Let’s talk about how the “liberal” elite perceive how a democratic society should function.
In 1967, Ithiel de Sola Pool published a book in cooperation with the American Political Science Association titled: Contemporary Political Science: Toward Empirical Theory.
Pool was a revolutionary figure in the field of social sciences, having studied under Harold Lasswell. Pool held several prestigious academic appointments, including Stanford University and, eventually, the Massachusetts Institute of Technology, where he was the chair and founder of the MIT political science department. He remained at MIT for more than 30 years.
Safe to say that Pool represented the “liberal” elite of the political class.
More and more political scientists are becoming not just detached observers or mere publicists, but also participant technicians in the management of public action. With the growth of massive public programs to redevelop whole societies, and with the increasing technical command that the rigorous methods of the behavioral sciences give to its practitioners, the political scientist is increasingly a political engineer. He may be a planner of defense, or a rebuilder of cities. It may well be appropriate for the political scientist to think of himself in the image of the engineer rather than that of the physicist. The political scientist is often a problem solver. He brings to bear on the solution of a governmental problem whatever techniques are available to him from the bag of tricks of all the social sciences.
…the special mission of political science – namely, the problem of violence and coercion in human affairs. The task is to tame this demon and put it to constructive work.Foreword
In a section aptly titled: Is there a conflict between the goals of democracy and stability? Pool writes:
The political science classics differ in their precise solution to the dilemma, but they are pretty well agreed on the statement of the problem. They are largely agreed that full political participation incurs grave dangers for the polity. They believe that the serious engagement of the entire public in political life is likely to be destructive of order.
The outstanding modern essay on this subject is Berelson’s concluding chapter to Voting in which he maintains that a measure of public apathy is a condition without which a democratic polity would be torn apart in a bitter struggle.P. 25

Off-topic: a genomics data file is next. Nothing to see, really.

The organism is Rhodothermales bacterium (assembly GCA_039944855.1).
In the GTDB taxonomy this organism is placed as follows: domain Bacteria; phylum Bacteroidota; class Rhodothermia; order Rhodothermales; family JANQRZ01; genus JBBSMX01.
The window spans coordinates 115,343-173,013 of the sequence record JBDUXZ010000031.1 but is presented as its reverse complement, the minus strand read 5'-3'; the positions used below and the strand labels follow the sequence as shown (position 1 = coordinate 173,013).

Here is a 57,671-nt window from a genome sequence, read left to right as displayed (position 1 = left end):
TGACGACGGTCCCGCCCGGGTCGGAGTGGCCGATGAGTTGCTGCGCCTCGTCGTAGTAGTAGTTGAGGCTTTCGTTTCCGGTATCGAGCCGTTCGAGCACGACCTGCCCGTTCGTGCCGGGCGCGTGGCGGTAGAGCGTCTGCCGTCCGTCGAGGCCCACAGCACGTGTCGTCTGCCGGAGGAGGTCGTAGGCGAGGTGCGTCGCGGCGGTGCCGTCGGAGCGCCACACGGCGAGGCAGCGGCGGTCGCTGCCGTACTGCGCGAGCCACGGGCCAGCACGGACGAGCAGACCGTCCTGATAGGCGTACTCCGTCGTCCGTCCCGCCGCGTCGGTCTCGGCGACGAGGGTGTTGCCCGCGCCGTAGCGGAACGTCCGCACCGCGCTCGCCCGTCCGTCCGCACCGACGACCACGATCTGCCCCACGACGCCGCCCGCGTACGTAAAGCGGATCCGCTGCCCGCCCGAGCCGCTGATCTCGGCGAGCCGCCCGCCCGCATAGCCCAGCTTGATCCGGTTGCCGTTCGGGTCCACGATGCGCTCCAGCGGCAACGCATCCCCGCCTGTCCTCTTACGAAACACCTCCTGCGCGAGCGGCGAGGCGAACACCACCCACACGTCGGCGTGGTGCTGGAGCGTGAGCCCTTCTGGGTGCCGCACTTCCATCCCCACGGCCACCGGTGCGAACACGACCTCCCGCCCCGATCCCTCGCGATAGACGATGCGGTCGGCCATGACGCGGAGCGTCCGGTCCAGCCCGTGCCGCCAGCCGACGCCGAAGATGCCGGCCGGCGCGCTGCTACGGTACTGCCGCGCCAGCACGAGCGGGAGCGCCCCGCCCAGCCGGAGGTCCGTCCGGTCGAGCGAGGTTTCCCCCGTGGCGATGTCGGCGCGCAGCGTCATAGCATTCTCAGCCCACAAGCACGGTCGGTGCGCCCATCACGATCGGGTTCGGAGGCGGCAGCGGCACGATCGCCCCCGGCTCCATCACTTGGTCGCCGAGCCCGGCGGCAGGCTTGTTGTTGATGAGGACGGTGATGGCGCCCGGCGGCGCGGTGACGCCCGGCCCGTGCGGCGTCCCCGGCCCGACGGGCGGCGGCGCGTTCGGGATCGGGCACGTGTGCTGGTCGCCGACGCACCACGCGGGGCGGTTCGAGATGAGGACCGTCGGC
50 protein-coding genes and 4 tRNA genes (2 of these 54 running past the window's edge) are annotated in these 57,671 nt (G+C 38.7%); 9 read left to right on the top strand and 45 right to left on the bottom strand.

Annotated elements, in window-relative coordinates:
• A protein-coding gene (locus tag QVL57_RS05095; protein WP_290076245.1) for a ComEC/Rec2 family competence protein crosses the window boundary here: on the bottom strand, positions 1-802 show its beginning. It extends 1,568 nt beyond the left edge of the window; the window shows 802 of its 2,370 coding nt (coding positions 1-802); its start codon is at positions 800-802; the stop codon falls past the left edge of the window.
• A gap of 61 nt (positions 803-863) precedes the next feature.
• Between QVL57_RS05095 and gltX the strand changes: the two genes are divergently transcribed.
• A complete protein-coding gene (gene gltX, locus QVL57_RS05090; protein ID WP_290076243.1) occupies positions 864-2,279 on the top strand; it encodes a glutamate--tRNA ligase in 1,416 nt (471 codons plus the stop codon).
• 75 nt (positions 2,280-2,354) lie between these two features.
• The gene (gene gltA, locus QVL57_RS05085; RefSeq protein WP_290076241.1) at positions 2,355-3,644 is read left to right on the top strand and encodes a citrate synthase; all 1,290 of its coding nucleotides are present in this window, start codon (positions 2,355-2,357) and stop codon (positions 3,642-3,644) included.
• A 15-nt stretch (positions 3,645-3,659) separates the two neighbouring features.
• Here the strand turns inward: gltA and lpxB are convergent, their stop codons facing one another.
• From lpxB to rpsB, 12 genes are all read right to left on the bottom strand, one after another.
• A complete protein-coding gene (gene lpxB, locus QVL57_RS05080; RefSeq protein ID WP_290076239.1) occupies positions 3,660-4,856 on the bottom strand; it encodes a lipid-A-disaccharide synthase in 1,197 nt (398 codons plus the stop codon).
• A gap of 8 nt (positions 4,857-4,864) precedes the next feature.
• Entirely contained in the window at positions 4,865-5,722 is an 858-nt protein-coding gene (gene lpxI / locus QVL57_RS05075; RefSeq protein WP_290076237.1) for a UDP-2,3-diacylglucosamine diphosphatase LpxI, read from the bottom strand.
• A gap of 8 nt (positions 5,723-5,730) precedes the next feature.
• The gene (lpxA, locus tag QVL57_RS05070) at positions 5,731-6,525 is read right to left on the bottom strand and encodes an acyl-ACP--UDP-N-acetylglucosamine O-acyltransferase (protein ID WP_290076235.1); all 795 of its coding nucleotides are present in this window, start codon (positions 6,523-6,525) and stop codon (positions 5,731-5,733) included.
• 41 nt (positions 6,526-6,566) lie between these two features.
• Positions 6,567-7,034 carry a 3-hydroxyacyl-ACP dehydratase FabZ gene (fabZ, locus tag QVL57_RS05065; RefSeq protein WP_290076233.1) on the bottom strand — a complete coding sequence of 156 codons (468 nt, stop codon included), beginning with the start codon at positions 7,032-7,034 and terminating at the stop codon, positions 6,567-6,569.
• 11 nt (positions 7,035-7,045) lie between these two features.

And now for my favorite part:
What is the testimony of the developing world? In the Congo, in Vietnam, in the Dominican Republic, it is clear that order depends on somehow compelling newly mobilized strata to return to a measure of passivity and defeatism from which they have recently been aroused by the process of modernization. At least temporarily, the maintenance of order requires a lowering of newly acquired aspirations and levels of political activity. The so-called “revolution of rising expectations” creates turmoil as new citizens demand things which the society is unable to supply. Movement which express demands that cannot be satisfied do threaten the cohesion of those commonwealth.
In our own society, too, the civil-rights movement likewise demonstrate that the demand for citizen rights is often in conflict with the value of order. This issue of militancy and compromise is always irreconcilably present in that movement. There are those who would stir up people to ask for freedom now regardless of consequences and those who would go slowly to preserve the body politic.P. 26
If you want to learn more about Harold Lasswell, please read: Propaganda: Eward Bernays and Harold Lasswell
Thanks for reading,
Ithiel De Sola Pool, Contemporary Political Science: Toward Empirical Theory, McGraw-Hill, 1967